On Sunday, I made the pastry cream(s).  All of the Boston Cream Pie recipes that I've come across have pretty much been the same.......two layers of yellow sponge cake with a vanilla pastry cream in the middle, then chocolate ganache poured over the top.  However, with the recipe from Baked Explorations, the baker turns part of the pastry cream into chocolate pastry cream.  When the cake is assembled, it goes cake, chocolate pastry cream, cake, vanilla pastry cream, cake, chocolate pastry cream, cake, chocolate ganache.  I debated whether I wanted to go this route......did I really want to mess around with two types of pastry cream?  Did I really want to work with four layers of cake?  Ultimately, I decided to make the recipe exactly as written.

And therein lies the rub.  This morning, I had a heck of a time with the milk sponge cake.  The cake batter seemed very odd to me.....very foamy and runny, and I doubted each layer would rise to the height necessary for me to be able to cut each cake into two layers.  I was right.  When my cakes came out of the oven, they were very flat and fairly dense.  I turned them out of the cake pans when cool enough, and they were only a quarter of an inch tall!  Knowing I wasn't going to use it, I tasted a corner of the cake and not only did it feel like a sponge, but it tasted like one, too!  Not much flavor at all.....I'd read that a lot of the other baker/bloggers had had difficulty with the cake and/or didn't like the texture or taste, so I pulled out one of my Nigella cookbooks and made new cakes using the recipe for Victoria Sponge.  I'd followed this recipe before to make Boston Cream Pie at least once before, so I knew it would turn out much better than this first attempt.  Sure enough, these cakes had a lighter, softer texture and much more flavor.  Here is my cake (I made 8 inch squares instead of rounds, 'cuz I'm cool like that) before the ganache.....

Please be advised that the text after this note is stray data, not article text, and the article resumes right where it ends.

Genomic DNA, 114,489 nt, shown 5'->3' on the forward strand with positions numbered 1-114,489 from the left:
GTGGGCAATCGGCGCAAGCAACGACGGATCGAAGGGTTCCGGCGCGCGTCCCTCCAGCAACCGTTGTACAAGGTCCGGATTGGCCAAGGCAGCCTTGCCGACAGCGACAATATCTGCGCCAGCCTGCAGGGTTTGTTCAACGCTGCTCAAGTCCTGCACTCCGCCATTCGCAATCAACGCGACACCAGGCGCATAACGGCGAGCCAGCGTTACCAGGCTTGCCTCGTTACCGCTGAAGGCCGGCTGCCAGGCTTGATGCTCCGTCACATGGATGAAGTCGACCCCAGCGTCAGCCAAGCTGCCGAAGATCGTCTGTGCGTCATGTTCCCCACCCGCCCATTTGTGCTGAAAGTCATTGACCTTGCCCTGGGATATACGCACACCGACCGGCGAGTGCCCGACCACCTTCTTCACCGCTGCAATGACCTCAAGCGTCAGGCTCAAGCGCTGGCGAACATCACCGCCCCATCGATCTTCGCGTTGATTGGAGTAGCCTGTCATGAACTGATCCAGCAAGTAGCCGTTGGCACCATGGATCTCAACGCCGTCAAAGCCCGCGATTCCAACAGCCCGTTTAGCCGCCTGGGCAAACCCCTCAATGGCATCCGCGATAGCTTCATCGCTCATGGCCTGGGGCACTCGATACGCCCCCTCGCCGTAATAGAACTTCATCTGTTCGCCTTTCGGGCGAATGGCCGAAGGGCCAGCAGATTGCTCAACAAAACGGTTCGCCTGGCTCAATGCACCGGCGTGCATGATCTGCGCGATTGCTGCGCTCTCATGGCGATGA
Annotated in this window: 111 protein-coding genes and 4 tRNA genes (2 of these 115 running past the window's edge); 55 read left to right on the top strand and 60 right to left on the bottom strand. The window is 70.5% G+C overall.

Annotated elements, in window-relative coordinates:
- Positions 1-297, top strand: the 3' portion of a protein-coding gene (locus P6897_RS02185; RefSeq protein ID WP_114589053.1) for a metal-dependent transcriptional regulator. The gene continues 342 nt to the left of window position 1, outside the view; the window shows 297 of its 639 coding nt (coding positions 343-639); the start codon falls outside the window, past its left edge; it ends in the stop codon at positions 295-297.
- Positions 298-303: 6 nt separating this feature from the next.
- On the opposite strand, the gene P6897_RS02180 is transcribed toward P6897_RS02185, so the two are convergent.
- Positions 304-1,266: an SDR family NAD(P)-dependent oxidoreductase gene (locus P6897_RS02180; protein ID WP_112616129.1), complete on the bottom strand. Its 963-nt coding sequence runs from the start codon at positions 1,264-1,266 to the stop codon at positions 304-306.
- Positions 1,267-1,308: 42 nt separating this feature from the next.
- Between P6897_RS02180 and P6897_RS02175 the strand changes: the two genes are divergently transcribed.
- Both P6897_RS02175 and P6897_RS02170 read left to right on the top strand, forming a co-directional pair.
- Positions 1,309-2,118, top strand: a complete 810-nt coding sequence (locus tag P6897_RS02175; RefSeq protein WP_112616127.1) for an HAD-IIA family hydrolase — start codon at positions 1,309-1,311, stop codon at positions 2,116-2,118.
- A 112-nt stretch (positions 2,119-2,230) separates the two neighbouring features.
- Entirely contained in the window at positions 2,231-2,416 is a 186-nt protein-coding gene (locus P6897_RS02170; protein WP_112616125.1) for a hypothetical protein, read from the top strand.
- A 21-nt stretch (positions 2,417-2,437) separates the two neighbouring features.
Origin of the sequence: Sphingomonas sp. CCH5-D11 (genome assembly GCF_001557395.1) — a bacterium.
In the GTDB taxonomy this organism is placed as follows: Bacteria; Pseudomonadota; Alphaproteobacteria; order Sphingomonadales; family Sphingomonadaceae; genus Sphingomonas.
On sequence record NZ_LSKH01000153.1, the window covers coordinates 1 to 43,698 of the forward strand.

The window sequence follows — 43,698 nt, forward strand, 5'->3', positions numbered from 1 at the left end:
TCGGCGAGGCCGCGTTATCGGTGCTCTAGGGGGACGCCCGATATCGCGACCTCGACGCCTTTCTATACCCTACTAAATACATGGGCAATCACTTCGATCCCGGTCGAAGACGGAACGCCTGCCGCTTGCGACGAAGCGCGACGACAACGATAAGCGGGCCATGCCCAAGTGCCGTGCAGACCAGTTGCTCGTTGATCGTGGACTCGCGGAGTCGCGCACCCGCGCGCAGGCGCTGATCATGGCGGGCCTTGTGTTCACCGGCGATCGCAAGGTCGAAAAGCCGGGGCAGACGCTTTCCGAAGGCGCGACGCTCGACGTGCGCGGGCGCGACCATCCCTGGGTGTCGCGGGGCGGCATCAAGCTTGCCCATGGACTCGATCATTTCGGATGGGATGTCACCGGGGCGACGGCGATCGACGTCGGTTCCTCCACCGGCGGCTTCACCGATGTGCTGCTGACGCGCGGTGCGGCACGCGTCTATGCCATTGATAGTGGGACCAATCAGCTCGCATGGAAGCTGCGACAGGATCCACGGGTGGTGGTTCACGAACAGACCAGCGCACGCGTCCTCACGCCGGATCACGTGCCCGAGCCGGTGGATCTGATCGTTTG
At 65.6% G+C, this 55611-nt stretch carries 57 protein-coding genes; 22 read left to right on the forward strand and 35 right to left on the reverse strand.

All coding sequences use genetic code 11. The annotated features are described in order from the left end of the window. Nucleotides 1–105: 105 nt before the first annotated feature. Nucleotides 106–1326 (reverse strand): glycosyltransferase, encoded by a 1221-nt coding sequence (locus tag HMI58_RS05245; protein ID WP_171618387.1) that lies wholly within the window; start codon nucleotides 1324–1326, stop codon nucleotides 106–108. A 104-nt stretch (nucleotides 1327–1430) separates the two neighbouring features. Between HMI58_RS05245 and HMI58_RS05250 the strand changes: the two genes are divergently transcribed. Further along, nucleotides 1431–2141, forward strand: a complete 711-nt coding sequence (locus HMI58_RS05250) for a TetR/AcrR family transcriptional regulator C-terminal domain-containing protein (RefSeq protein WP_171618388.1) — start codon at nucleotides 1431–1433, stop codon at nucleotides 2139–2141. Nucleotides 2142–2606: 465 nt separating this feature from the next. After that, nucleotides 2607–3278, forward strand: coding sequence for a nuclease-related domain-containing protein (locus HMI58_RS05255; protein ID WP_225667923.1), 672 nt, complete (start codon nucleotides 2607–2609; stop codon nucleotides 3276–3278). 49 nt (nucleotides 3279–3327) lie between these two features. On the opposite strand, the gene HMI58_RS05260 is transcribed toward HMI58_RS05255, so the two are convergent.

and after the ganache was poured.....

Here's what the sliced cake looked like.  I'm glad I ended up going with both types of pastry cream.  I had to quickly grab my camera to capture those two beautiful drips of chocolate ganache glaze oozing so prettily down the cake!

So, all in all, I am glad I made this, but in the future I will likely use the pastry cream and chocolate glaze recipe components, but rely on Nigella's tried and true Victoria Sponge for the cake.  I'm an experienced baker and it takes a lot to frustrate me, but that first cake did it and I don't expect to want to give it another try.